1) To start our first day of the trip, we did a walking tour around the Miraflores district of Lima, including a visit to the Parque del Amor. The park lived up to its name with all the affectionate couples.
Lima's kissing park.
Get away from parent's house.
2) The best meal of the trip occured on our first night. Nine of us walked to Astrid y Gaston, considered one of the best restaurants in all of Lima. The atmosphere, service, food and presentation were all exquisite. In this photo, my parents admire their appetizers before digging in.
3) Our second day in Lima was a van tour of downtown which started with a visit to Museo Nacional de Antropologia, Arqueologia e Historia (the National Museum of Anthropology, Archeology and History). Jonna got this photo of Harvey and Alan sitting on a bench at a courtyard inside the Museum.
4) Among the sites we visited in Colonial Lima was the monastery of San Francisco. Inside, we toured the main church, including the world famous library and the catacombs.
5) While driving around Lima, we stopped to try out one of the local delicacies...the Chirimoya fruit. This stand also had avacados the size of a human head.
6) We finished our second day in Lima with a visit to Huaca Pucllana, a partially reconstructed eighth-century ceremonial pyramid.
7) Our final day in Lima started with a trip to a working fishing market in the Chorrillos district. Here some of the fishermen repair their nets after fishing all night.
8) In addition to nets, the fishermen also use traditional hook and line but without a rod, instead holding a small wood handle. A dockside vendor was selling these pre-made lines.
9) Much of the fish was already sold by the time we arrived in late morning but a few stalls still had displays with the night's catch for sale. I'm sure it is a tough life eking out a living by fishing all night and selling whatever you catch in a small market like this.
10) OAT provides a full time guide but also provides specialists for some excursions. Here are both our Peru guide Robert (left) and the guide for our day trip to Chorillos and El Salvador Jose (right).
11) In addition to doing net repairs, the fishermen also have to repair their own boats.
Some work and some sleep.
Companionship at the pier.
A dying lifestyle.
12) One of the most moving experiences of the trip was our visit to the El Salvador community, a squatter district formed in the 1970 and now housing nearly half a million people. We started our trip with a visit to the relatively new Santa Rosa area, created by now adult children of the original squatters.
13) This small room is a community soup kitchen in Santa Rosa which provides meals for the families living in the community which can't afford their own food. The families living there provide donations of around $.50/day to fund the kitchen.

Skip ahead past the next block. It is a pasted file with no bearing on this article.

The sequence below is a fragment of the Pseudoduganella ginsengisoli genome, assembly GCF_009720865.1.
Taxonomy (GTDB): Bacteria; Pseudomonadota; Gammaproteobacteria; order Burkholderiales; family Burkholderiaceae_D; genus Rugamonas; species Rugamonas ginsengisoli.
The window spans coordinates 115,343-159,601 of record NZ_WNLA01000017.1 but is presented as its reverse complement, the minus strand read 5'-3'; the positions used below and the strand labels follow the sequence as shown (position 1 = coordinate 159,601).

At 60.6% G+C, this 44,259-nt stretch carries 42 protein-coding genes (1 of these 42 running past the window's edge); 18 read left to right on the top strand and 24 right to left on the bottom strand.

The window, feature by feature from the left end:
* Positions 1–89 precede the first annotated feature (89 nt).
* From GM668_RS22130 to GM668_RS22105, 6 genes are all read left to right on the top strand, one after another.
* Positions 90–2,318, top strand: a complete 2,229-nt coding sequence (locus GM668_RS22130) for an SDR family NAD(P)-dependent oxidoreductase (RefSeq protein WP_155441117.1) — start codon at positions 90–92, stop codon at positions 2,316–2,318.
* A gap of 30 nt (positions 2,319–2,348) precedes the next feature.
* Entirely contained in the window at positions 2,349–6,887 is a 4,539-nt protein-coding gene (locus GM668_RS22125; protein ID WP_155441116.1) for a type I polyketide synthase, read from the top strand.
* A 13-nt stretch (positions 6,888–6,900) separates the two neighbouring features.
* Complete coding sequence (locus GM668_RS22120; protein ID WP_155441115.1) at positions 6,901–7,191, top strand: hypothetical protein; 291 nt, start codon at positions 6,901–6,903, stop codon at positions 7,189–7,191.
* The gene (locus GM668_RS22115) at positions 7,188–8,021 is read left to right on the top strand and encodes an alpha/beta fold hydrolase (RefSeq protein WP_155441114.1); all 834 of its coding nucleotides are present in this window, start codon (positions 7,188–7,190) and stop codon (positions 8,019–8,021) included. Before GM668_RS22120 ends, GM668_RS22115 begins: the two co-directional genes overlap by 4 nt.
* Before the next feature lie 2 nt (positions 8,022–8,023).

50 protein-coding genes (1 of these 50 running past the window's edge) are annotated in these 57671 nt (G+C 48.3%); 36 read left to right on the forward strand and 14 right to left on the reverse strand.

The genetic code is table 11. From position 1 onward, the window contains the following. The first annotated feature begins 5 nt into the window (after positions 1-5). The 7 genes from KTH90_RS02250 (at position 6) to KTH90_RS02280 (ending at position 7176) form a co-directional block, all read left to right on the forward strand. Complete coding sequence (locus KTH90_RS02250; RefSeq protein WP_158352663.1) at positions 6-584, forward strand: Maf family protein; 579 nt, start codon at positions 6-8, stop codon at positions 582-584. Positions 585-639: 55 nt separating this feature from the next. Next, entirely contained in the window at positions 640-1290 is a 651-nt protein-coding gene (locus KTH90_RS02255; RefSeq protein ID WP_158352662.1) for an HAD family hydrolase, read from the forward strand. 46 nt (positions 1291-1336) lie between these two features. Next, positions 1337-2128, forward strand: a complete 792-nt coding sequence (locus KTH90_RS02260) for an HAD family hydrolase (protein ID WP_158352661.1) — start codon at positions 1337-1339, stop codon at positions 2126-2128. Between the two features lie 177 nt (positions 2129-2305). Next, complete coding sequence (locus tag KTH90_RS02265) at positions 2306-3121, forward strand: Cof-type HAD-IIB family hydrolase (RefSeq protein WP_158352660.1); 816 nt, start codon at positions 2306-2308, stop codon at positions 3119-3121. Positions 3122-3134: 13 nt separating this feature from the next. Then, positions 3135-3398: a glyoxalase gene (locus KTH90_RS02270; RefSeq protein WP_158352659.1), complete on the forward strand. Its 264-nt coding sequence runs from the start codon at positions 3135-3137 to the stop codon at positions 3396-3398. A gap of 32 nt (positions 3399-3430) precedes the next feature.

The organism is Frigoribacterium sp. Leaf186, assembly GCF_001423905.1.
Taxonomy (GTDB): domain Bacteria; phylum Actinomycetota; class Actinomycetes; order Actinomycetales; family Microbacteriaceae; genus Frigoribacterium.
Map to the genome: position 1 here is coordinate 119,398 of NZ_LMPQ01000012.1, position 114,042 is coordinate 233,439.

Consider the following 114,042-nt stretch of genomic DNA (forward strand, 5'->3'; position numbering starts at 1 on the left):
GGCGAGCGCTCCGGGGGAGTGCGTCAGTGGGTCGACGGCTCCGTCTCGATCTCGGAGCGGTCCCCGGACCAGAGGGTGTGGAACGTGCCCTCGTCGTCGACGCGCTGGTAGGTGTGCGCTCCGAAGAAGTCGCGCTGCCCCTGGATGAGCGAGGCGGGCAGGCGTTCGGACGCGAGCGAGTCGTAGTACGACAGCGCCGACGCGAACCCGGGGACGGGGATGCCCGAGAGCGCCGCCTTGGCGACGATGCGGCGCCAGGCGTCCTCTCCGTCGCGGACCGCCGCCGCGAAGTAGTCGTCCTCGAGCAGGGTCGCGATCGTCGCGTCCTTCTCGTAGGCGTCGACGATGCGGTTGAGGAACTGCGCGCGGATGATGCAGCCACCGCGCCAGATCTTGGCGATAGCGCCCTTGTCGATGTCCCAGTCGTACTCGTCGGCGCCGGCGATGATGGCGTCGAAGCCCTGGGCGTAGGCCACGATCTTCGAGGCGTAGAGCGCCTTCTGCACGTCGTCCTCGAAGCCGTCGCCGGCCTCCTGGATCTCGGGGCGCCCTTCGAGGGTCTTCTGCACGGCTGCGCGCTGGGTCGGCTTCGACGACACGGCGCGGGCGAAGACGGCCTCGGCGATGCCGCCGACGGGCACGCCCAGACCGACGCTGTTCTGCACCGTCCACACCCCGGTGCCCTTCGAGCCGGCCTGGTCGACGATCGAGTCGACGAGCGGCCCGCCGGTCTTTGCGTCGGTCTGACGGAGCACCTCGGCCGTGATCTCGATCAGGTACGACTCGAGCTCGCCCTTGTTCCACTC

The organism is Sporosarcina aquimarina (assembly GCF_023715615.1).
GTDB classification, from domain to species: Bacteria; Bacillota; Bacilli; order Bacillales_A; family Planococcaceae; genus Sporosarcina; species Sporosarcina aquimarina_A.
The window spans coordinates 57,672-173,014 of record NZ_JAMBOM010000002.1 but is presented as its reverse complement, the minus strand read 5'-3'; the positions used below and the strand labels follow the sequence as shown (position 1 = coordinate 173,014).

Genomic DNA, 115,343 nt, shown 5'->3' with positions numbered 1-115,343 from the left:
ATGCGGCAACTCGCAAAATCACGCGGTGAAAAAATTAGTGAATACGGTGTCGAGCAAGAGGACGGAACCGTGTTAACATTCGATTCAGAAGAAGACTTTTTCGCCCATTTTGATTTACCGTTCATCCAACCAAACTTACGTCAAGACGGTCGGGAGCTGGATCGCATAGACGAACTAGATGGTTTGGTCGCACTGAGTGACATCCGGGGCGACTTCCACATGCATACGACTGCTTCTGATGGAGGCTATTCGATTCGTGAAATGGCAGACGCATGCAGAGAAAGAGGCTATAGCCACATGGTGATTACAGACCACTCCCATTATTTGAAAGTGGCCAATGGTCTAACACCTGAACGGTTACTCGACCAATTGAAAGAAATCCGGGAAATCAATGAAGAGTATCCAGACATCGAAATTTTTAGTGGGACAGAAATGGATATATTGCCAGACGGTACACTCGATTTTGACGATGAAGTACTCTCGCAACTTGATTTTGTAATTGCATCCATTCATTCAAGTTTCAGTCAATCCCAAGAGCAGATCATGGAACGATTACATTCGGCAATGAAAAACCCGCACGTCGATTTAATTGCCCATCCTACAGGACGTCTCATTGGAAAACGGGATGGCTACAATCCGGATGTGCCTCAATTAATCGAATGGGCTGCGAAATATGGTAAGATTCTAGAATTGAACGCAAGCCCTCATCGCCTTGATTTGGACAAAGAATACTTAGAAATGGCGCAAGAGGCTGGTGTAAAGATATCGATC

14) In Santa Rosa, we also got to visit one of the homes, in this case the two room home of Marta. Her son Enrique had completed his schooling at the communities' school and his completion certificate held a place of pride on the wall inside the front room.
15) In the afternoon, after our visit to El Salvador, Jonna and I had the afternoon off. We went on a tour of art galleries and had amazing experience at a small gallery in the Barranco district. They were between exhibits but the owner let us into his private storage area where we spent nearly half an hour perusing the incredible paintings in his collection.
16) After Lima, we flew to Cuzco. We started spent our first afternoon with a quick walking tour around downtown. Jonna and I split off to check out the San Blas artesan district, where we found this crucifix altar.
17) We started off our second day in Cuzco with a visit to the Caja Municipal market. This covered market has everything. Fresh fruit, vegetables, butchered meat, grains, nuts, spices, baked breads, packaged food, toys, and even a small deli.
Highlight of Cuzco.
A morning market visit.
Many smiles and smells.
18) Alan and Harvey checking out the market.
19) A woman in the market cutting yucca.
20) Traditional masks at Cuzco's city market. Some of these are masks of representing the Spaniards. These makes were made with white skin, big noses and red cheeks to poke fun at the invading Europeans.
21) One of the booths in the market had these bags of dried goods for sale.
22) One of the legacies of the Inca is a huge diversity of vegetables. This woman is selling a multitude of different types of dried corn.
23) In addition to the Inca ruins upon which many of the colonial buildings in Cuzco were built, neary are the ruins of the temple of Sacsayhuaman. Here is Jonna at the site, across from an Incan wall built 900 years ago. The stones were so large and so well assembled that the Spaniards were unable to destroy most of it.
24) Alan on top of the ruins at Sacsayhuaman, where excavation is currently being carried out.
25) Group photo at Sacsayhuaman. Note the size of the stone behind our group. Massive!
26) Restoration work being carried out on the hillside above Sacsayhuaman.
27) Just outside the Sacsayhuaman site, we found this young man in traditional dress cooking potatoes. Definitely a tourist trap but still interesting to see how potatoes would have been baked without conventional ovens.
28) Our guide set up a meeting with a Inca healer. The shaman performed a healing ceremony which included this offering to Pachamama, the Incan Mother Earth goddess.
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